Dan

Coding4Fun Demo - How to mask your voice using the Skype Voice Changer

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Description

Mark Heath (of NAudio fame) recently published a how-to article for Coding4Fun that shows how he plugged into Skype's audio APIs to dynamically apply different sound effects to the audio stream to mask your voice.

To see it in action, we setup a Skype connection between me and Clint Rutkas. Clint screen captured his PC so you can see the Skype Voice Changer application, while I recorded Clint's voice with the sound effects applied.

Coding is fun Smiley



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    The Discussion

    • User profile image
      intelman
      This is pretty sweet!!
    • User profile image
      androidi

      Ummmh doesn't it make much more sense to use the windows apis to do this so it works with any application intead of just skype or am I missing something here? Oh that's right when it comes to doing anything audio related with .NET the most MS can come up with is something that sends a filename to a native api to play an audio file. It's up to 3rd parties to get anything useful going with .NET.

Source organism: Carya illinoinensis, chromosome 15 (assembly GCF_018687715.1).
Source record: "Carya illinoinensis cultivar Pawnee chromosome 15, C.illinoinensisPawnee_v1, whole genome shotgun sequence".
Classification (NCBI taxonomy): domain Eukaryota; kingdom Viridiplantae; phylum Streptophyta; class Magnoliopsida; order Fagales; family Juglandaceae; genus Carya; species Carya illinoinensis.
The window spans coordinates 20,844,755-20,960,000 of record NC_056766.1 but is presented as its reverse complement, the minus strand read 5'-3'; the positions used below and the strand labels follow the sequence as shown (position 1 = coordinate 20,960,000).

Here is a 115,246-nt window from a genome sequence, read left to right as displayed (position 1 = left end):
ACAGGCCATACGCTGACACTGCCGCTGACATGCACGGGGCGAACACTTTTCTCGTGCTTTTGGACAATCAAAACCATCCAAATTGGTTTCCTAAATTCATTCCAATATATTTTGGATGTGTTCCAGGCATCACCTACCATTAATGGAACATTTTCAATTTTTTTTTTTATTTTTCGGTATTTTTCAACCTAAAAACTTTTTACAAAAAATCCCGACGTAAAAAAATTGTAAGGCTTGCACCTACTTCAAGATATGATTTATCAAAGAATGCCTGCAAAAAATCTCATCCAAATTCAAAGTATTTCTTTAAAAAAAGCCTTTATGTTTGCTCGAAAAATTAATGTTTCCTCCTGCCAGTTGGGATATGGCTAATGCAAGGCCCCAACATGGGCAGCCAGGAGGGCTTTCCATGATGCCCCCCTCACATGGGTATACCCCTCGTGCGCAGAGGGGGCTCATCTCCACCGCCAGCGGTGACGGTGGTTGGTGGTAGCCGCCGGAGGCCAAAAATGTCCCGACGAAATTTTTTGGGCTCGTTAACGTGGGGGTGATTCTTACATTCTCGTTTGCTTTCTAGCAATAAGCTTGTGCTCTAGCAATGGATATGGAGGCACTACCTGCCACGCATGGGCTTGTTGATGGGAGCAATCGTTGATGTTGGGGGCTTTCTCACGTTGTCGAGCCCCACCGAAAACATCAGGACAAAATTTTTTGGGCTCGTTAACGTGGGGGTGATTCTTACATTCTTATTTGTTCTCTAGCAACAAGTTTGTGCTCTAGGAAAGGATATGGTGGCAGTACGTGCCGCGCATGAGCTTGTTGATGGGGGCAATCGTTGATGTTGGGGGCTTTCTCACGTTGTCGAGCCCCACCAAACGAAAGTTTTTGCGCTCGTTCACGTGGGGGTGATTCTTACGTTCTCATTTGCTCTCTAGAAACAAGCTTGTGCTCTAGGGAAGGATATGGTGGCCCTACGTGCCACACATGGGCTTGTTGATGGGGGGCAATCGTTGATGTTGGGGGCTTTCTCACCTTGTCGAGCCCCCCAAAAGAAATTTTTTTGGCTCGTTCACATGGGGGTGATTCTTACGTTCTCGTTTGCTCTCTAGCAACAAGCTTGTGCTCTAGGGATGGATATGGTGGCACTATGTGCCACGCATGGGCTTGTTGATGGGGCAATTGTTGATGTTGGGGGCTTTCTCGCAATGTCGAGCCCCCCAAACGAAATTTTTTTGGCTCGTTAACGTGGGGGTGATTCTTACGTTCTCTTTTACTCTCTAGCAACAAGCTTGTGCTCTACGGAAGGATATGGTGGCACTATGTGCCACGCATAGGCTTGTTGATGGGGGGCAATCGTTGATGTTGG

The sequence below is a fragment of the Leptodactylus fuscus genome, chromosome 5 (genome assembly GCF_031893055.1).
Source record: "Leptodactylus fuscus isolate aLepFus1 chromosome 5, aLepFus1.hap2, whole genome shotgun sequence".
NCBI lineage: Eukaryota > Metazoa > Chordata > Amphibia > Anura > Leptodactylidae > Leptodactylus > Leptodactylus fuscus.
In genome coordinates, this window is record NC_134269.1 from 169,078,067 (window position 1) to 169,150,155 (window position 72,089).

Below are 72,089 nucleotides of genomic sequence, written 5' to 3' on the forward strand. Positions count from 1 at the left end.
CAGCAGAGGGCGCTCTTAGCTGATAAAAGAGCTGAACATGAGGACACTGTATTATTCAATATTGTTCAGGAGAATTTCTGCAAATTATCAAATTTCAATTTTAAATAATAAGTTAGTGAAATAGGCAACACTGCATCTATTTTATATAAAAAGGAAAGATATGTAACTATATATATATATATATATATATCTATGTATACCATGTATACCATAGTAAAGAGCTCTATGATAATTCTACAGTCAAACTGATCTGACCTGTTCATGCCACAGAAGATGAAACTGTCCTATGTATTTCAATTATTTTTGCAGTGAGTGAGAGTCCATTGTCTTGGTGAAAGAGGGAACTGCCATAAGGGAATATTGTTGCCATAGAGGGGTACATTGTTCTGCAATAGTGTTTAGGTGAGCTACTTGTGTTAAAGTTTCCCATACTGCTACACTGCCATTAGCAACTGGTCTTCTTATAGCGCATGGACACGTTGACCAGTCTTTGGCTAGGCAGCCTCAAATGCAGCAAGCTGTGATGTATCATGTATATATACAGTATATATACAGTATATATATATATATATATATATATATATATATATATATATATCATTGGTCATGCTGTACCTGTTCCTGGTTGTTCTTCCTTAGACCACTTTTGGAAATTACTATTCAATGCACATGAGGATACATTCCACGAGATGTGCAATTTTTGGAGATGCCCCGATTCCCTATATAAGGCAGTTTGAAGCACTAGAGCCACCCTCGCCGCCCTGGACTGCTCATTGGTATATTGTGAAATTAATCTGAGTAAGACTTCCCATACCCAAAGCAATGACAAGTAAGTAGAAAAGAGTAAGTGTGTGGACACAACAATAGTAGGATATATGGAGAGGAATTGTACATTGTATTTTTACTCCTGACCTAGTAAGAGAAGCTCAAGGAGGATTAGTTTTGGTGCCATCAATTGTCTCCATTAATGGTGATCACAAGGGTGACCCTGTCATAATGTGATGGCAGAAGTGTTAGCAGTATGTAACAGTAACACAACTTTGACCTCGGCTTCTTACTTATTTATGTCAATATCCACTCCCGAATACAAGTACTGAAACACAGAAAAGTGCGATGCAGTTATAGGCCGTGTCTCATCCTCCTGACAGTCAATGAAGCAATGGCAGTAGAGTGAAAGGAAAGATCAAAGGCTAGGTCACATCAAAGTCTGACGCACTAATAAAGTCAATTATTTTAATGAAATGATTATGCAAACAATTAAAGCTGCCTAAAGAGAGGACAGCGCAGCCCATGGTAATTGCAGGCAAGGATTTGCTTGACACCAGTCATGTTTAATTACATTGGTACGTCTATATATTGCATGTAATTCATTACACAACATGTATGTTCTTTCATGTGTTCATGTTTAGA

• User profile image
      Dan
      Ummmh doesn't it make much more sense to use the windows apis to do this so it works with any application intead of just skype or am I missing something here?
      That's exactly what Mark's NAudio library (linked to above) does, he just reused the libraries for Skype. It's designed for reuse.

      I agree with you that we should have better managed audio APIs. I'll also add that we need better video APIs like managed DirectShow. That being said, if you look at the top feedback by customers, requests for audio APIs is almost non-existent. If you submit a feature request, let me know and I'll vote it up Smiley

    • User profile image
      markheath
      Yes, the included effects can be used with pretty much any audio. I don't have any friends on Skype so it took me ages of pleading on facebook & twitter to find someone willing to let me call them and talk in a silly voice.

      I would like to see some good managed audio APIs (or at least 'official' wrappers for the multitude of unmanaged ones), but as Dan says, there does not seem to be a lot of interest in it at the moment. Still, the number of .NET audio related open source projects is gradually growing (check out VST.NET and livefft for two good examples on CodePlex).

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